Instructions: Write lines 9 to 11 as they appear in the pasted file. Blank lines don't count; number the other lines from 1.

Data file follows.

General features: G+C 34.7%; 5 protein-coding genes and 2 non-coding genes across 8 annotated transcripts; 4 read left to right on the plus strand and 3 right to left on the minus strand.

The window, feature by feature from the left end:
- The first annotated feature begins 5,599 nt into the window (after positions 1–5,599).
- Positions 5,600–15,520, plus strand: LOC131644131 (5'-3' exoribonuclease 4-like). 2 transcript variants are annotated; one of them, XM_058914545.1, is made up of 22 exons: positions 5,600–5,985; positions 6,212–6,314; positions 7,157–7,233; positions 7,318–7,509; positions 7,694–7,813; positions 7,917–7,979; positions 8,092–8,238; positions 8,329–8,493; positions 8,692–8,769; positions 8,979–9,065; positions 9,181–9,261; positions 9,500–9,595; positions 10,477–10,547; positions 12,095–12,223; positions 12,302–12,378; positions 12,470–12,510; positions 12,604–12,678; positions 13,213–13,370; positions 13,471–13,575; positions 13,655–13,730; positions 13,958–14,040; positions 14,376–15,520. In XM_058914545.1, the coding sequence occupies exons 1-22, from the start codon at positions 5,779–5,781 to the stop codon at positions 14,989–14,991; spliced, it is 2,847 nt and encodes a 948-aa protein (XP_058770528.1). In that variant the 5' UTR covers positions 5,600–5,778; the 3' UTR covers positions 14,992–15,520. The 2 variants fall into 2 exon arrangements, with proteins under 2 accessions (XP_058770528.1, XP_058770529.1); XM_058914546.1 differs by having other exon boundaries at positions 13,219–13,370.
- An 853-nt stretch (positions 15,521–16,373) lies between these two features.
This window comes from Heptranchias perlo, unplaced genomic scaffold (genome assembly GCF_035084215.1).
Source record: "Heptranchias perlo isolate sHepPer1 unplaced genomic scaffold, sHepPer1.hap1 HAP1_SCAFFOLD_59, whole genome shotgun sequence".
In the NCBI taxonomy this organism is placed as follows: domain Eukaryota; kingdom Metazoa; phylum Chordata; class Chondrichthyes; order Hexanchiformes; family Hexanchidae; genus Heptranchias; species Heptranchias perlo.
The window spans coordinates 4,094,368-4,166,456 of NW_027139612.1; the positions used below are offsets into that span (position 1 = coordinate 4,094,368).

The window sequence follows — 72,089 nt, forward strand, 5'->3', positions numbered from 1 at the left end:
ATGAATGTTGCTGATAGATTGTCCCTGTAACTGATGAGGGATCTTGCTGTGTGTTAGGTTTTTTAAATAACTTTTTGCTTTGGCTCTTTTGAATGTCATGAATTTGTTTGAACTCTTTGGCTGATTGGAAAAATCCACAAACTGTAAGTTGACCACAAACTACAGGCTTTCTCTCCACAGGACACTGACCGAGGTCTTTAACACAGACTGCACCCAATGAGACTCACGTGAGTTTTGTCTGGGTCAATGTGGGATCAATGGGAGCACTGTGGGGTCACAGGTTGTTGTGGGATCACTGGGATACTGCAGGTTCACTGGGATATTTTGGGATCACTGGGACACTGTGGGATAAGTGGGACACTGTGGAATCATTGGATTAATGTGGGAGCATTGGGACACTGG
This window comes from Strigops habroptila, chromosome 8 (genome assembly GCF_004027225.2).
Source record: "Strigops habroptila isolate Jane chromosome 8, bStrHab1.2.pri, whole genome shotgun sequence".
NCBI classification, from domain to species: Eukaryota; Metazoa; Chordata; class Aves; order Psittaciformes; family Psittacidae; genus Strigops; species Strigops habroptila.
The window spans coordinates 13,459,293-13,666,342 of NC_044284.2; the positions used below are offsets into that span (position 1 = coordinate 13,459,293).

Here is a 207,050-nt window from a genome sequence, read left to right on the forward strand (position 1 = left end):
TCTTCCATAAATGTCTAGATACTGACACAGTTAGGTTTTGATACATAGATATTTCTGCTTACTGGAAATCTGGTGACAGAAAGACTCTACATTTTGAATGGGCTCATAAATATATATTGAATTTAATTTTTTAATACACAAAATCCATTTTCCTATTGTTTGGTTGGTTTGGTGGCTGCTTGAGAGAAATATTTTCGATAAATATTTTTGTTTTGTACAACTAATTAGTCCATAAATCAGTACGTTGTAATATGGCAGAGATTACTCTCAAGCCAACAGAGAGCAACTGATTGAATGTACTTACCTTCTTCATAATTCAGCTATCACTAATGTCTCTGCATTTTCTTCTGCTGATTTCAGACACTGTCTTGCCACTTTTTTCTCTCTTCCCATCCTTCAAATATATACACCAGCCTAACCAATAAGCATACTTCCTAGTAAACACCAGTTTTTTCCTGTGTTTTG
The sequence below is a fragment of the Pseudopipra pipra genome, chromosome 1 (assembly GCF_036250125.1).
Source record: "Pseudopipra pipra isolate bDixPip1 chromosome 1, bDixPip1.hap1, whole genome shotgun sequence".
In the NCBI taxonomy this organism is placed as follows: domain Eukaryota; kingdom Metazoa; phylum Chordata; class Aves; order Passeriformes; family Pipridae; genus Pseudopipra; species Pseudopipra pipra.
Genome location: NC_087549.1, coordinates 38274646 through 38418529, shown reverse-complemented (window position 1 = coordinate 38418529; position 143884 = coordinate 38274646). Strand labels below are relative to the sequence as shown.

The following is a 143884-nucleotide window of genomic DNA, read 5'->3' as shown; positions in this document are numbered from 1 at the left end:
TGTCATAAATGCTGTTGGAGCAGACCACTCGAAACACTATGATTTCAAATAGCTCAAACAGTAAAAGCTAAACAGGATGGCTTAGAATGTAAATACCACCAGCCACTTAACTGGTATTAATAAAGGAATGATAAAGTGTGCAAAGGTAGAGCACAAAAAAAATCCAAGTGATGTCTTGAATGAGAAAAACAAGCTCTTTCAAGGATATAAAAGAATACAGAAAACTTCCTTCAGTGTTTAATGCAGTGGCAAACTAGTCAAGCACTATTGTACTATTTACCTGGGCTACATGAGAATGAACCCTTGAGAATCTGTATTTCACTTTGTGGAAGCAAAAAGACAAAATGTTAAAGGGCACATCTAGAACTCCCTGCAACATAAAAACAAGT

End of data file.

The window spans coordinates 4,094,368-4,166,456 of NW_027139612.1; the positions used below are offsets into that span (position 1 = coordinate 4,094,368).

The window sequence follows — 72,089 nt, forward strand, 5'->3', positions numbered from 1 at the left end:
ATGAATGTTGCTGATAGATTGTCCCTGTAACTGATGAGGGATCTTGCTGTGTGTTAGGTTTTTTAAATAACTTTTTGCTTTGGCTCTTTTGAATGTCATGAATTTGTTTGAACTCTTTGGCTGATTGGAAAAATCCACAAACTGTAAGTTGACCACAAACTACAGGCTTTCTCTCCACAGGACACTGACCGAGGTCTTTAACACAGACTGCACCCAATGAGACTCACGTGAGTTTTGTCTGGGTCAATGTGGGATCAATGGGAGCACTGTGGGGTCACAGGTTGTTGTGGGATCACTGGGATACTGCAGGTTCACTGGGATATTTTGGGATCACTGGGACACTGTGGGATAAGTGGGACACTGTGGAATCATTGGATTAATGTGGGAGCATTGGGACACTGG